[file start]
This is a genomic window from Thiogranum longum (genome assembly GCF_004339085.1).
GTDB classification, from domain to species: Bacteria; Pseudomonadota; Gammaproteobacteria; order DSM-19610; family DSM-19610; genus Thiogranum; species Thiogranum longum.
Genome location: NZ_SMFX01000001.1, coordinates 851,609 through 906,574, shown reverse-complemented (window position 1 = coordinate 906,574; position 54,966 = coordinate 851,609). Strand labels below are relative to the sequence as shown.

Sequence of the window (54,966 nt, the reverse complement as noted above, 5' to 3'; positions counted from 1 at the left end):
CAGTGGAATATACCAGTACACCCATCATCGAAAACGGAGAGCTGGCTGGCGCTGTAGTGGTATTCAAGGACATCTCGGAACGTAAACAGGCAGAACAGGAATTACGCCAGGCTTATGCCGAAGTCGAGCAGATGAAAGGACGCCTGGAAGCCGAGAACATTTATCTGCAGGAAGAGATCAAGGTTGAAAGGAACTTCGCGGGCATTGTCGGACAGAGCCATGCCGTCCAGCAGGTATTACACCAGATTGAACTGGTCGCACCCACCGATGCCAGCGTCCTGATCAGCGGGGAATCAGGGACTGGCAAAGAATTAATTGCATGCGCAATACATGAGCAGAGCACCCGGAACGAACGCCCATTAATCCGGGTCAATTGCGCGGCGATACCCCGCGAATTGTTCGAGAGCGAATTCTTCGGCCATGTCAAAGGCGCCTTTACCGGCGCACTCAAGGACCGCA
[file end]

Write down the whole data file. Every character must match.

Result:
This is a genomic window from Thiogranum longum (genome assembly GCF_004339085.1).
GTDB classification, from domain to species: Bacteria; Pseudomonadota; Gammaproteobacteria; order DSM-19610; family DSM-19610; genus Thiogranum; species Thiogranum longum.
Genome location: NZ_SMFX01000001.1, coordinates 851,609 through 906,574, shown reverse-complemented (window position 1 = coordinate 906,574; position 54,966 = coordinate 851,609). Strand labels below are relative to the sequence as shown.

Sequence of the window (54,966 nt, the reverse complement as noted above, 5' to 3'; positions counted from 1 at the left end):
CAGTGGAATATACCAGTACACCCATCATCGAAAACGGAGAGCTGGCTGGCGCTGTAGTGGTATTCAAGGACATCTCGGAACGTAAACAGGCAGAACAGGAATTACGCCAGGCTTATGCCGAAGTCGAGCAGATGAAAGGACGCCTGGAAGCCGAGAACATTTATCTGCAGGAAGAGATCAAGGTTGAAAGGAACTTCGCGGGCATTGTCGGACAGAGCCATGCCGTCCAGCAGGTATTACACCAGATTGAACTGGTCGCACCCACCGATGCCAGCGTCCTGATCAGCGGGGAATCAGGGACTGGCAAAGAATTAATTGCATGCGCAATACATGAGCAGAGCACCCGGAACGAACGCCCATTAATCCGGGTCAATTGCGCGGCGATACCCCGCGAATTGTTCGAGAGCGAATTCTTCGGCCATGTCAAAGGCGCCTTTACCGGCGCACTCAAGGACCGCA